Curvilinear Motion Polar Coordinates (Learn to solve any question)
Curvilinear Motion Polar Coordinates (Learn to solve any question)

 Mechanical Engineering Mechanics : Curvilinear 2D Curvilinear motion is an object that have a curved trajectory Curvilinear motion in polar coordinates: Intro Polar coordinates in curvilinear motion are mostly used for instantaneous velocity-acceleration analysis of a particle that moves in a “non-circular” path. Due to the shape of the path that a working particle is constrained in, the distance between the point of reference and the working particle changes as a function of angle. In this case, the angle measures the angular distance between the particle and the line of reference, which is typically ground level. Although polar coordinates can be used for particles moving in an arc-shaped path, x-y coordinate system is preferred over the polar coordinate system because it involves less to no angle analysis at certain point(s) of interest. Polar coordinates in curvilinear motion are typically applied for questions that involve motion of a slotted-link, which the particle is constrained to move in a rotating rail. Kinematic equations for moving particles in polar coordinate system The derivation of the kinematic equations are never part of the midterm and the exam Let’s take look at the equation describing the radial movement (movement in r direction) Putting a little bit of details to the radial acceleration equation, the equation can be described as follows. Now let’s take look at the equation describing the angular movement (movement in theta direction) Putting a little bit of details to the radial acceleration equation, the equation can be described as follows. Example 01 > A slotted link is pinned at O, and as a result of the constant angular velocity = 3 rad/s it drives the peg P for short distance along the spiral guide r = 0.4 theta (m), where theta is in radians. Determine the velocity and acceleration of the particle at the instant it leaves the slot in the link, ie. When r = 0.5m. Step 1 > Try to get an intuitive understanding on the movement Step 2 > Set the reference coordinate system and directions Step 3 > Indicate all the vectors given to you and the vectors that you have to figure out Step 4 > Take derivatives of the position function r Step 5 > Calculate velocity and acceleration in r-direction Utilize the velocity and acceleration expressions in the r-directions from the 1st step to calculate the total velocity and acceleration in the r-direction. Consider the velocity. Before solving for Vr, the angular displacement (theta) must be known. Using the position equation given, theta can be computed since the displacement of the particle is given as 0.5 m Since both the angular displacement and velocity are now known quantities, they can be used to calculate for Vr. Now Consider the acceleration Step 6 > Calculate velocity and acceleration in theta-direction Utilize the velocity and acceleration expressions in the r-directions from the 1st step to calculate the total velocity and acceleration in the theta-direction. Consider the velocity. Now Consider the acceleration. Step 7 > Calculate the total velocity and acceleration of the moving particle Let’s consider the acceleration first. I suggest you to draw the vectors on the problem set using the values that were obtained in previous steps as below. Now let’s consider the velocity part. I suggest you to draw the vectors on the problem set using the values that were obtained in previous steps as below. Reference :  Scotch yoke Mechanism (YouTube)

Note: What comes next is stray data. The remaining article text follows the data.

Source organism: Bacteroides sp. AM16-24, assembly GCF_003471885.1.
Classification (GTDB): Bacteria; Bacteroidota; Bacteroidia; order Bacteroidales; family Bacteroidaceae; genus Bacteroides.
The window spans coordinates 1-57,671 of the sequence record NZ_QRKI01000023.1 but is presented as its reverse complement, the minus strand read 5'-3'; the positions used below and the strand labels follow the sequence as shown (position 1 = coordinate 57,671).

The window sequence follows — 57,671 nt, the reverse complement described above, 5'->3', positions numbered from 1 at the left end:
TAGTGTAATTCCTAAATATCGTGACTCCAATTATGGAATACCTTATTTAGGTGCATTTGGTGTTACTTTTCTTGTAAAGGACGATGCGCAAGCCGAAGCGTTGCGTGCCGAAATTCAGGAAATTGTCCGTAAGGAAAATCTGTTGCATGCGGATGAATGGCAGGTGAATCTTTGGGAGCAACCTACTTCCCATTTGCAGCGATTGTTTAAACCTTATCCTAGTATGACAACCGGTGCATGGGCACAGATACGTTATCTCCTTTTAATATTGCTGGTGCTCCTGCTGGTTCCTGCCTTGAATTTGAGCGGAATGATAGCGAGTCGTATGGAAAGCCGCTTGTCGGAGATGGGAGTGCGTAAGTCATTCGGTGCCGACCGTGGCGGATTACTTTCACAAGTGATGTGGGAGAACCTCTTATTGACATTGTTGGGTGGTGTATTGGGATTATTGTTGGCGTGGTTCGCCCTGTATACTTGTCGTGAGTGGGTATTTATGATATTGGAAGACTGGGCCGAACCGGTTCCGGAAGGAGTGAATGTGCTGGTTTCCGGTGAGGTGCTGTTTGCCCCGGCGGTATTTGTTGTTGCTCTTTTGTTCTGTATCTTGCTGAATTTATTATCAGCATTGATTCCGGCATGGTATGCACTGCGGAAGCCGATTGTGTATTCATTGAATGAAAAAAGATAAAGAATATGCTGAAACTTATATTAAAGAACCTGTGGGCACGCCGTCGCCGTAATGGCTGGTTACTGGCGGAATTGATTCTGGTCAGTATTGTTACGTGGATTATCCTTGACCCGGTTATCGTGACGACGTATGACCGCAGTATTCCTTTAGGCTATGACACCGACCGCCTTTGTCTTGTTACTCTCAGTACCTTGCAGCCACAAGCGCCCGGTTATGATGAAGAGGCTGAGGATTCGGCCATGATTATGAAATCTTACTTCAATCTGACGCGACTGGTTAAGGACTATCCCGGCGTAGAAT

You are watching: Mechanical Engineering. Info created by Bút Chì Xanh selection and synthesis along with other related topics.